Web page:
Grassroots Organizing on the Issue of Charter Schools Nationally
Nationally, grassroots organizing that takes place around the issue of charter schools is most often led by concerned parents who want the best opportunities for their own and others’ children. The issue of charter schools is not split along political party lines, and as a result, grassroots groups advocating for or against charter schools often consist of a diverse range of people.
Anti-charter grassroots organizing mainly includes parents who are suspicious of charter school policies and outcomes. The central concern of anti-charter parents nationwide is that charter schools drain resources from already-struggling public schools. Their main tactic is to organize efforts to prevent charter schools from opening in their communities.
Pro-charter grassroots organizing includes groups of parents who feel that the traditional public schools to which their children have been assigned are failing to provide an adequate education and who, as a result, desire greater school choice. Unlike the anti-charter side, the pro-charter grassroots organizers are often joined by large for-profit organizations or philanthrocapitalists who believe in the power of using market-based solutions in education. Therefore, the pro-charter side often consists of tenuous coalitions formed between local parents and charter management organizations or other sources of big money. Together, these groups lobby in support of increasing the number and capacity of charter schools in their states.
Due to the nature of the arguments for and against charters, grassroots organizing around the issue of charter schools often intersects with communities’ concerns about racial inequality, poverty, and disability rights.
To learn more about specific anti-charter grassroots organizations around the country, visit the Grassroots around the U.S. page.
Grassroots Organizing on the Issue of Charter Schools in MA
Grassroots organizing regarding the issue of charter schools in Massachusetts peaked in the months leading up to the 2016 ballot question which would decide whether or not the cap on charter schools in MA was lifted (Question 2). Early on, polls seemed to show that the public supported lifting the cap; however, through an enormously successful campaign, grassroots organizers were able to shift public opinion on the issue (Blum, 2017). Ultimately, the initiative to lift the cap was defeated 62% to 38%.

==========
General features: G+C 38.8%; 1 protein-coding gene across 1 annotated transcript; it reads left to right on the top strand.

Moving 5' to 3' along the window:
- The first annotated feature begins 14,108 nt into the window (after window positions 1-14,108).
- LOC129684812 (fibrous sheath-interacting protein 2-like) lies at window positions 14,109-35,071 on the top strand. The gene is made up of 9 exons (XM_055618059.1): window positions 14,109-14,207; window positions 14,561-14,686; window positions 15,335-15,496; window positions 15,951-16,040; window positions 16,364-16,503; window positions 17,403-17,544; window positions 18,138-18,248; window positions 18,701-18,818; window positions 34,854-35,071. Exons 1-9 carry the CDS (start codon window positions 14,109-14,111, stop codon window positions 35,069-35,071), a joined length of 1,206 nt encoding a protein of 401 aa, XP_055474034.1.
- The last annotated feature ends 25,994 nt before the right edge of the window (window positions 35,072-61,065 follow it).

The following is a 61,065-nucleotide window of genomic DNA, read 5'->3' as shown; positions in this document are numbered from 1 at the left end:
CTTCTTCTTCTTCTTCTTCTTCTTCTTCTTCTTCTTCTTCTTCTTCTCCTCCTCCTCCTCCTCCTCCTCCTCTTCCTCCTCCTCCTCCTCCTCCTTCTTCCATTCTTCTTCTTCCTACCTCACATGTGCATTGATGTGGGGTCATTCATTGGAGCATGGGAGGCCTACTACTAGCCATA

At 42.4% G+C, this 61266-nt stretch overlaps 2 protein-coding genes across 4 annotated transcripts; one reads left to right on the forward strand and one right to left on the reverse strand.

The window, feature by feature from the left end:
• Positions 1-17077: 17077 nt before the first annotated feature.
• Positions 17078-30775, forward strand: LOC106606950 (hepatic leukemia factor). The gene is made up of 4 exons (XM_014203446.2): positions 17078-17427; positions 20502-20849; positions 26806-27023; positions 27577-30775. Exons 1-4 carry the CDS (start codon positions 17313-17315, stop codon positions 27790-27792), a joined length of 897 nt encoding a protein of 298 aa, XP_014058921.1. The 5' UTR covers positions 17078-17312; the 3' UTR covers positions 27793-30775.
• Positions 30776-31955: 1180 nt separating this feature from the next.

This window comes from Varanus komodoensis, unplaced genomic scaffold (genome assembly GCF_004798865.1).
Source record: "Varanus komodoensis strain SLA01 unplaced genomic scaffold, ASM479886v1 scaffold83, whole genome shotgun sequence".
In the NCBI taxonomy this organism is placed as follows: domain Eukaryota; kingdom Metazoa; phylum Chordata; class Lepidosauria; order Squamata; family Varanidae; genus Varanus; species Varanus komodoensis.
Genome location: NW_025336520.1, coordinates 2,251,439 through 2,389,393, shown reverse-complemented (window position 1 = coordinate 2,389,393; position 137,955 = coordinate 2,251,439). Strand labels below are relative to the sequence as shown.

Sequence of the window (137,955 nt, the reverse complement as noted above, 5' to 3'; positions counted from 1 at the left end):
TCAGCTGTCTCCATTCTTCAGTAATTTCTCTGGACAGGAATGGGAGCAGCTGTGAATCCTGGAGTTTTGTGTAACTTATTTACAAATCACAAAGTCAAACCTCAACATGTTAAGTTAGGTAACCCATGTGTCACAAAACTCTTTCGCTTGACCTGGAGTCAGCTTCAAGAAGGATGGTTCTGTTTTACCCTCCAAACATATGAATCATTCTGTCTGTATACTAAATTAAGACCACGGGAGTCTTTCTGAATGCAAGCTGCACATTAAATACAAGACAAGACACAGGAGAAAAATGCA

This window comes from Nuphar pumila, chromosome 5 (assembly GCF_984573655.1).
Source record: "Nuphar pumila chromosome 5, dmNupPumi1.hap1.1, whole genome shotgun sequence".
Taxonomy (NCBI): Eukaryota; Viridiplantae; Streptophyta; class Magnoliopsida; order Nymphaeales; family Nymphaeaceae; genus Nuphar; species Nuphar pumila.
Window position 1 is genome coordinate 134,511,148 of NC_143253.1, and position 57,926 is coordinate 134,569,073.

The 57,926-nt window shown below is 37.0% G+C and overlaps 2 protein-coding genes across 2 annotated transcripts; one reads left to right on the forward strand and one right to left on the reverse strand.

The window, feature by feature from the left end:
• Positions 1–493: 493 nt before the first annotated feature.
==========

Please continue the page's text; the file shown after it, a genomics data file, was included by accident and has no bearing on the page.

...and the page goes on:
The anti-charter grassroots organizers did not have an easy battle: although there was a contingent of pro-charter grassroots organizers, the pro-charter (“Yes on 2”) side of the debate was mostly backed by several major organizations and big money. The “Yes on 2” campaign spent nearly $25,000,000 in support of the initiative, and the top donor in favor of the ballot was Families for Excellent Schools (FES) which spent over $17,350,000. In contrast, the entire “No on 2” campaign spent a little over $17,000,000 (“Massachusetts Authorization,” n.d.).
FES did not originate in MA but rather came to MA in 2014 to advocate for charter school expansion after starting in New York. According to one pro-charter organizer in MA, FES “commandeered the [‘Yes on 2’] campaign and refused the expertise of people on the ground” (McNerney & Larkin, 2017). Thus, the “Yes on 2” side was clearly not a grassroots movement and was a formidable opponent to the anti-charter organizers.
Nevertheless, the “No on 2” campaign build an extremely strong coalition of anti-charter groups, including many grassroots organizations. Parents, teachers, union leaders, students, and community members joined together under the Save Our Public Schools (SOPS) campaign which gave an overall structure and platform to the “No on 2” movement. The SOPS was organized by the Massachusetts Teachers’ Union and the American Federation of Teachers in Massachusetts, but the groundwork was done by not only union members but also hundreds of members of community organizations such as Boston Education Justice Alliance, Citizens for Public Schools, Quality Education for Every Student, and Teacher Activist Group Boston (Blum, 2017). These grassroots groups “ran a highly organized door-to-door and phone bank campaign” that characterized the “No on 2” movement (Blum, 2017, p. 4).
After the success of the anti-charter campaign, many claimed it as a victory for the power of grassroots organizing against big money and corporate interests (Blum, 2017). The executive director of Citizens for Public Schools called the win “a victory for public education and for the power of educating the public about charter schools” (Guisbond, n.d.). She continues, “The No on 2 campaign learned just how powerful a coalition of labor and civil rights groups, parents, students, school boards and elected officials could be. Students around the state, especially Boston students, found their voices and learned that they had considerable power to educate and influence adults” (Guisbond, n.d.).
To learn more about specific anti-charter grassroots organizations in Boston, visit the Grassroots in Boston page.